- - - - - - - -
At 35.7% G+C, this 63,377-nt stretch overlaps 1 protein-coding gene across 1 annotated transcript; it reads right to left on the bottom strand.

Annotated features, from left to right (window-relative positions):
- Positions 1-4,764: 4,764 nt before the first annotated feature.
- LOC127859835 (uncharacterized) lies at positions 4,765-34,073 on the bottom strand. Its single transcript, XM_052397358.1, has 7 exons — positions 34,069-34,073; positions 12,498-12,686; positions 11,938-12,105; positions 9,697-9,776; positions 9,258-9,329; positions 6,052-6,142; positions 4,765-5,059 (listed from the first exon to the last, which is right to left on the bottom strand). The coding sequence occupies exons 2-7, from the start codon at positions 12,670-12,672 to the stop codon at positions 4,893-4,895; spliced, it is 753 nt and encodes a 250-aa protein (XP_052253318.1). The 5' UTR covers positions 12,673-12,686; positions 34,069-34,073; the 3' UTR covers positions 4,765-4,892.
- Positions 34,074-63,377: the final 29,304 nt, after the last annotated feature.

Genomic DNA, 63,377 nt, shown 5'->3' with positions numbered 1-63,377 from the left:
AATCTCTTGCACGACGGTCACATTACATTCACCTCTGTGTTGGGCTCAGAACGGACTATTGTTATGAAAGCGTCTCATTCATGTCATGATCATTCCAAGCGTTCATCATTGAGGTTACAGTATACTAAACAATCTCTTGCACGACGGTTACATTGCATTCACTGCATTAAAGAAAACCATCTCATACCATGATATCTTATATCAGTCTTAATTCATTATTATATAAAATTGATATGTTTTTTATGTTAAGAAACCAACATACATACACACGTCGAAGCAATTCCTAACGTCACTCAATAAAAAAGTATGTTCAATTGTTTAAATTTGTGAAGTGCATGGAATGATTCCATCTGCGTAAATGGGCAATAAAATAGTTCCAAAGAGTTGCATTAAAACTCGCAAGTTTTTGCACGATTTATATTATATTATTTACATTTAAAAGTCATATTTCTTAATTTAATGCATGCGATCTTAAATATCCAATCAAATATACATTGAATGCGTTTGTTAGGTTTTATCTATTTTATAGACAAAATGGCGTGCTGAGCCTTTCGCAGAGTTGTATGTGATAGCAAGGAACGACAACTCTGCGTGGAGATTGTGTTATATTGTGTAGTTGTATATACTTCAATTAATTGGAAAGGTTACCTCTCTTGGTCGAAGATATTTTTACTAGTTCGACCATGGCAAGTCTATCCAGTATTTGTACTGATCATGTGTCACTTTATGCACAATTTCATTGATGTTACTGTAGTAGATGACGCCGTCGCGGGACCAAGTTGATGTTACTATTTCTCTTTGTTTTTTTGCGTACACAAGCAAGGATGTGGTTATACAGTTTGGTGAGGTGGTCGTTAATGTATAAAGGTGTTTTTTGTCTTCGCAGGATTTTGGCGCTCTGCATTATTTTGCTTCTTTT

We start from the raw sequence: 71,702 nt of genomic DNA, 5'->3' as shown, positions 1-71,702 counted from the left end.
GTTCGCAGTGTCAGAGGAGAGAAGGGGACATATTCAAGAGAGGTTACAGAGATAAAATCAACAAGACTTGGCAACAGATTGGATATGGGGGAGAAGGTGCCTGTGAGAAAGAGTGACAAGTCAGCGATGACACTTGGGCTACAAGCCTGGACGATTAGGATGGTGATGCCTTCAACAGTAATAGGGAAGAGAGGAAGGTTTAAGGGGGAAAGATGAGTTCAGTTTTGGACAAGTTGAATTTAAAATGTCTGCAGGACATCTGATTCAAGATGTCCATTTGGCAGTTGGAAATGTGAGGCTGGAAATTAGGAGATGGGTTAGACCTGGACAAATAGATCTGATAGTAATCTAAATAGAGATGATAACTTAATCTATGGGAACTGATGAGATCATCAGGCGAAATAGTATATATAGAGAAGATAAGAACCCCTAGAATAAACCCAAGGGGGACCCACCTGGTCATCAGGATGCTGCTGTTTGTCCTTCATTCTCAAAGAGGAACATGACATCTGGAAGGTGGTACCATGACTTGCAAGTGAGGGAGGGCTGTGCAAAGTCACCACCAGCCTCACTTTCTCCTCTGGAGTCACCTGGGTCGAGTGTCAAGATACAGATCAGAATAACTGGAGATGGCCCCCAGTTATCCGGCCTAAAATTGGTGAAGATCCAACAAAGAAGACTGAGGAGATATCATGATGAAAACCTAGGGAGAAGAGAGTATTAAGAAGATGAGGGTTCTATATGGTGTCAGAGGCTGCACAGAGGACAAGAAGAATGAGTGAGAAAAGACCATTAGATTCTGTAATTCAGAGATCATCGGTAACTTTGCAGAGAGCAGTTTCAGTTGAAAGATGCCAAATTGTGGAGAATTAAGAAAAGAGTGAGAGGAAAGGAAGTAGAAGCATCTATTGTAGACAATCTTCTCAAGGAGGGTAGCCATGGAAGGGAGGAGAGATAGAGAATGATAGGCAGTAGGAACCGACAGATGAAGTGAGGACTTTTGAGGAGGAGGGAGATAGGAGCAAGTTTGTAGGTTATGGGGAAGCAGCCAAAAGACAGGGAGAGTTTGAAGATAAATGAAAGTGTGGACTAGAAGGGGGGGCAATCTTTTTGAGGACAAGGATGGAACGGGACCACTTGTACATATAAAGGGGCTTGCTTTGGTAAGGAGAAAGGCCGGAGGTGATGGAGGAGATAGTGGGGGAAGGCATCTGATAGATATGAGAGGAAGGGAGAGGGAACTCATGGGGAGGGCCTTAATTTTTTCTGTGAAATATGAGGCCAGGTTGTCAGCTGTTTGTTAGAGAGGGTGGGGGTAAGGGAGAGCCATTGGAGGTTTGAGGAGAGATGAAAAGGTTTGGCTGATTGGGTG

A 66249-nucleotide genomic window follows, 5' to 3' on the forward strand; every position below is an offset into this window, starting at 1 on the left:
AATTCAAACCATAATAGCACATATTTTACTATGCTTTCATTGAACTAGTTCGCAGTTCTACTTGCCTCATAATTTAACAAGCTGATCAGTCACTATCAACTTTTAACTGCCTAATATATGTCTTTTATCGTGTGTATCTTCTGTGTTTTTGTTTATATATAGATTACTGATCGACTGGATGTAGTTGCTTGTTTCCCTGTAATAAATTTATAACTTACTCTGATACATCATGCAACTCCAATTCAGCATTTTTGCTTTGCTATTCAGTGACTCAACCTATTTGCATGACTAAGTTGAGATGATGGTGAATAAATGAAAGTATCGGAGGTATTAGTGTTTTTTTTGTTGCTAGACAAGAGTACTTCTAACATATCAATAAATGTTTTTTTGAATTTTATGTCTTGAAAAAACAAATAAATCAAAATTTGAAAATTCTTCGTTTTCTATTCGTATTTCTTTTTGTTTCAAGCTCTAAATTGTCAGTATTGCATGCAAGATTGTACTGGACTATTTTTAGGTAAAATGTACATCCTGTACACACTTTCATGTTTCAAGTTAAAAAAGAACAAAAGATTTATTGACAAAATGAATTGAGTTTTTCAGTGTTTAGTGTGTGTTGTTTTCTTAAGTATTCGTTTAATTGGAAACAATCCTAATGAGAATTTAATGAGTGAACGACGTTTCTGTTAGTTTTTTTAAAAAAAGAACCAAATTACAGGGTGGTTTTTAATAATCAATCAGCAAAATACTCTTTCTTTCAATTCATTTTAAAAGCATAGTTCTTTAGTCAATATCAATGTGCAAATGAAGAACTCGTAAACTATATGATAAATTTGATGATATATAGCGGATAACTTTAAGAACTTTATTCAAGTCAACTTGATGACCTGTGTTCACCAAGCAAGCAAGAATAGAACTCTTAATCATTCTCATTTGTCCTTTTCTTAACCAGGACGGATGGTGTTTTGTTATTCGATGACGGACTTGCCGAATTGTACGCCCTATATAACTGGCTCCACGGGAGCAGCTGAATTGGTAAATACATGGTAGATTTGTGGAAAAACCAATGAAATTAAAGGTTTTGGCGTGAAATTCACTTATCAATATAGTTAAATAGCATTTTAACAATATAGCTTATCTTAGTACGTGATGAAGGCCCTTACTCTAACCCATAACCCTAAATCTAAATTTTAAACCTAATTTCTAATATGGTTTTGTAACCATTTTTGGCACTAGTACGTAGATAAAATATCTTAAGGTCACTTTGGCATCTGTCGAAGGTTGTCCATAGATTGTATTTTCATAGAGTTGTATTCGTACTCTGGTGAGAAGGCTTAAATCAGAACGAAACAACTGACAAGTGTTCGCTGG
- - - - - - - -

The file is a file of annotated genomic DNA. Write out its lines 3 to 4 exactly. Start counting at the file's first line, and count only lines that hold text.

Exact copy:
- Positions 1-4,764: 4,764 nt before the first annotated feature.
- LOC127859835 (uncharacterized) lies at positions 4,765-34,073 on the bottom strand. Its single transcript, XM_052397358.1, has 7 exons — positions 34,069-34,073; positions 12,498-12,686; positions 11,938-12,105; positions 9,697-9,776; positions 9,258-9,329; positions 6,052-6,142; positions 4,765-5,059 (listed from the first exon to the last, which is right to left on the bottom strand). The coding sequence occupies exons 2-7, from the start codon at positions 12,670-12,672 to the stop codon at positions 4,893-4,895; spliced, it is 753 nt and encodes a 250-aa protein (XP_052253318.1). The 5' UTR covers positions 12,673-12,686; positions 34,069-34,073; the 3' UTR covers positions 4,765-4,892.